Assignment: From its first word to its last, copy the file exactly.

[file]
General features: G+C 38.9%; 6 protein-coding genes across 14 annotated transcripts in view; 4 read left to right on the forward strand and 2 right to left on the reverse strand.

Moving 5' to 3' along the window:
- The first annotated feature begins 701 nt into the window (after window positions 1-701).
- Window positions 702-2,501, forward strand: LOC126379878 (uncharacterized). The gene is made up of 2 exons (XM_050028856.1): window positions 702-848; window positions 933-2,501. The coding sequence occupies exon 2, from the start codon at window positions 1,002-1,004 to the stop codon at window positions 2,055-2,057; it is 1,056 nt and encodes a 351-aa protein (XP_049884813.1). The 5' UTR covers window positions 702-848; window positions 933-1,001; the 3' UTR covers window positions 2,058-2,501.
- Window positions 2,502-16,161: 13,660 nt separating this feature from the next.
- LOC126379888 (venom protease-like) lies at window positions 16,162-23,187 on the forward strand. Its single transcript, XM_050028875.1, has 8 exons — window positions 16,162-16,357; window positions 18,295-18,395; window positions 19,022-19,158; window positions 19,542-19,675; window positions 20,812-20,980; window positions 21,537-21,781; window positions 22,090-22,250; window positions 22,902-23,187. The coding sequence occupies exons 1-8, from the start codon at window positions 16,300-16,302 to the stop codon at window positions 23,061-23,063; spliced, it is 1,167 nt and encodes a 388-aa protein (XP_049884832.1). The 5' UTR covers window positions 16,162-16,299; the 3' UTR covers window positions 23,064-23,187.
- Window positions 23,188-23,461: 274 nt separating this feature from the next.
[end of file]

General features: G+C 38.9%; 6 protein-coding genes across 14 annotated transcripts in view; 4 read left to right on the forward strand and 2 right to left on the reverse strand.

Moving 5' to 3' along the window:
- The first annotated feature begins 701 nt into the window (after window positions 1-701).
- Window positions 702-2,501, forward strand: LOC126379878 (uncharacterized). The gene is made up of 2 exons (XM_050028856.1): window positions 702-848; window positions 933-2,501. The coding sequence occupies exon 2, from the start codon at window positions 1,002-1,004 to the stop codon at window positions 2,055-2,057; it is 1,056 nt and encodes a 351-aa protein (XP_049884813.1). The 5' UTR covers window positions 702-848; window positions 933-1,001; the 3' UTR covers window positions 2,058-2,501.
- Window positions 2,502-16,161: 13,660 nt separating this feature from the next.
- LOC126379888 (venom protease-like) lies at window positions 16,162-23,187 on the forward strand. Its single transcript, XM_050028875.1, has 8 exons — window positions 16,162-16,357; window positions 18,295-18,395; window positions 19,022-19,158; window positions 19,542-19,675; window positions 20,812-20,980; window positions 21,537-21,781; window positions 22,090-22,250; window positions 22,902-23,187. The coding sequence occupies exons 1-8, from the start codon at window positions 16,300-16,302 to the stop codon at window positions 23,061-23,063; spliced, it is 1,167 nt and encodes a 388-aa protein (XP_049884832.1). The 5' UTR covers window positions 16,162-16,299; the 3' UTR covers window positions 23,064-23,187.
- Window positions 23,188-23,461: 274 nt separating this feature from the next.